In a different twist on her character Athena is also the mother of invention, who bestows agricultural and technological gifts to her people.  She is portrayed in the Homeric Hymns as a goddess of sensibility and warfare, wise in both aspects.  She is immune to Aphrodite’s love charms and cannot be deceived by her: “For the daughter of aegis-bearing Zeus, gray-eyed Athena, the deeds of golden Aphrodite do not bring her joy, but wars are pleasing to her, and the work of Ares, and battle songs and preparing glorious deeds.  She first taught earth-dwelling craftsmen to make carriages and chariots worked with bronze; and the soft skinned maidens in the halls she taught glorious deeds, placing skill in the minds of each”(Homeric Hymns, 126, 7-15).   Her status as a generous and enlightening goddess evoke images of motherhood.  Her people honor her for her agricultural and technological gifts that allow them to be a cultured and mighty society, enriching their lives in numerous ways.
    Depiction of Athena’s character and symbolic qualities in ancient texts has been reincarnated throughout history in varied female symbols.  The figure of Athena has influenced later female symbols such as the Virgin Mary, Britannia and Lady Liberty.  As Marina Warner asserts, “Athena, the virgin born, chaste goddess of wisdom, the unyoked guardian of the city, the patroness of women’s skills and work, is the immediate model of those exemplification’s of Justice, Prudence, Fortitude, and Temperance...Divorced from the religion that created her, disinfected of pagan cult and ritual, Athena provided the mold in which the language of virtue was first cast in the Renaissance and again, during the later eighteenth and nineteenth centuries.  The examples of personification which still surround us, like Britannia, often return directly to Athena”(Monuments and Maidens,87).  Her qualities of beauty, wisdom, bravery, chastity, and, most importantly, her ties to the patriarchy, create a perfect stereotypical woman to be romantically venerated as a symbolic representation.  She is not a chaotic, uncontrollable female force, but one that is a representative of the male within the virginal body of a woman.
     To the Western world, Athena symbolized the glory of Athens, which other countries wished to duplicate its once powerful status.  Athena was reincarnated by future societies because she was not a subversive figure.  Although a woman, she reinforced the rule of patriarchy in her abstraction and characteristics.  As Warner comments, “this warrior woman could not have been acceptable as a figure of good to Western civilization, almost at any time and certainly not to the Victorians, if she were not predicated on an unimpeachable ethic of proper feminine conduct”(Monuments and Maidens,103).  Britannia, and later the United State’s Lady Liberty, both draw on Athena’s characteristics and the awe that she evoked.  She rallied her forces onward with the perfect combination of strength and beauty.  Besides the obvious external similarities between these womanly figures lies their symbolic characteristics that are used to represent a whole country and its values.  The representation of warrior woman in armor, sometimes with spear, shield and helmet illustrates strength and invincibility, while also guarding chastity and promoting virtue.  Usually these women have strong, unfeminine, proud features and a womanly body cloaked in a loosely flowing tunic so as not to be overtly sexual, of course.  Sometimes winged victory is depicted in hand, a tradition that originated with the Athena Parthanos statue.  Although these symbolic representations were used to characterize a nation, one must remember that in no way did they reflect the status and freedom of women in their societies.  Instead they were the unreachable, glorified models that men could look to for inspiration, but women could never obtain.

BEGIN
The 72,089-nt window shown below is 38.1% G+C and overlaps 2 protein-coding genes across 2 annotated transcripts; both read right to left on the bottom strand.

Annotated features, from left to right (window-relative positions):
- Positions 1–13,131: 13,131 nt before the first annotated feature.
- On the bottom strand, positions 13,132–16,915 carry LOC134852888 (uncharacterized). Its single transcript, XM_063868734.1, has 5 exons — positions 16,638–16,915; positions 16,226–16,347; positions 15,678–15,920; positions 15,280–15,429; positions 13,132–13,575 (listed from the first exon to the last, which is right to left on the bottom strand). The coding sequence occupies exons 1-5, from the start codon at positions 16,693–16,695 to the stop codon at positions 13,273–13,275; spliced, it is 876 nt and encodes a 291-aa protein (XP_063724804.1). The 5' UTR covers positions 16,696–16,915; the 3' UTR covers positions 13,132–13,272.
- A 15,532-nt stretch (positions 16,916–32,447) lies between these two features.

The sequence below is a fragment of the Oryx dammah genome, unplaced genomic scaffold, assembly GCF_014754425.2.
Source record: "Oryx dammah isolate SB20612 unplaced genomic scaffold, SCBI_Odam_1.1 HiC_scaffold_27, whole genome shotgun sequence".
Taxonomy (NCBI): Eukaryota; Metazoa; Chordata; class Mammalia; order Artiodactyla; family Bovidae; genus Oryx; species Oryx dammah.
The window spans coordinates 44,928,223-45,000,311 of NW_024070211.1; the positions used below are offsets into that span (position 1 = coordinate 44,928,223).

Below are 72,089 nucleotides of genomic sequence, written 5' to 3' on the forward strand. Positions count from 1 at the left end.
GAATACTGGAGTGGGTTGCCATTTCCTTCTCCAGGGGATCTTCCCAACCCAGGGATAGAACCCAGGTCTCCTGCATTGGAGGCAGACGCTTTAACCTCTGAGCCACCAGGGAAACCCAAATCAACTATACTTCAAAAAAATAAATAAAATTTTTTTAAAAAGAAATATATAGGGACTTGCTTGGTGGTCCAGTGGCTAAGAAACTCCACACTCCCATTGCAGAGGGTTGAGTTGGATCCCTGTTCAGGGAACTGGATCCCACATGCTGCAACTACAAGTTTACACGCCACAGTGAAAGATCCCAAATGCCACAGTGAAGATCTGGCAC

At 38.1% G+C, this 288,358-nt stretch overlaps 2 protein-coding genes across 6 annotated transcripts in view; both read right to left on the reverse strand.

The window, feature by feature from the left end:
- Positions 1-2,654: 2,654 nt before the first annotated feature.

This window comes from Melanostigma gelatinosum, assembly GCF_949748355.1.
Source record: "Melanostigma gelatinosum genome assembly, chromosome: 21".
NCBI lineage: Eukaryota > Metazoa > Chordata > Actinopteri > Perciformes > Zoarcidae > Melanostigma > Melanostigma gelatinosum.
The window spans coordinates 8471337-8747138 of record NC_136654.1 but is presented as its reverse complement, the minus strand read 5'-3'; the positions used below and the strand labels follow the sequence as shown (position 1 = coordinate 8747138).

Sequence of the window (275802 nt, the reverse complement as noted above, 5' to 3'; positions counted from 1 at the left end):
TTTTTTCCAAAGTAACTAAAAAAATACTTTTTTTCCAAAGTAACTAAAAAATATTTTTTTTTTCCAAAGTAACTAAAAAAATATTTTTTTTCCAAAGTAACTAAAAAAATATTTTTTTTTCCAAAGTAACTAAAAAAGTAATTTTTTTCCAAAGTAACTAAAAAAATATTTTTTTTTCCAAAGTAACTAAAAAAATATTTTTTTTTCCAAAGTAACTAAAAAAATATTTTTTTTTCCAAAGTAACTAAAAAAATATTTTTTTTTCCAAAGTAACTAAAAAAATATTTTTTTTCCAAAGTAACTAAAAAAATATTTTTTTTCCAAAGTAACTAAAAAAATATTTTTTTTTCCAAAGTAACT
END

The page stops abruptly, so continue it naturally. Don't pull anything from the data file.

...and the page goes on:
In ancient literary works Athena’s character comes through most clearly as she is the main focus and vividly described.   The Odyssey and The Iliad show both sides of her character, as a cunning, brave warrior and peacekeeping, wise mentor.  Ion exemplifies her wisdom and loyalty to the father, while giving the history of Ericthonius’ strange birth.  Theogony describes her own birth from the head of her father, while the Homeric Hymns sing her praises. And, in Monuments and Maidens,  Marina Warner examines the influence of Athena in the depiction of the female form and image throughout history.  Almost every aspect of her is portrayed with symbolic objects that today are known personifications of characteristics such as victory or chastity.  Her characteristics, outlined within these literary and artistic works, have later been adapted to other figureheads of state, such as Lady Liberty and Britannia, who personify Athena’s qualities, only with a different name and country.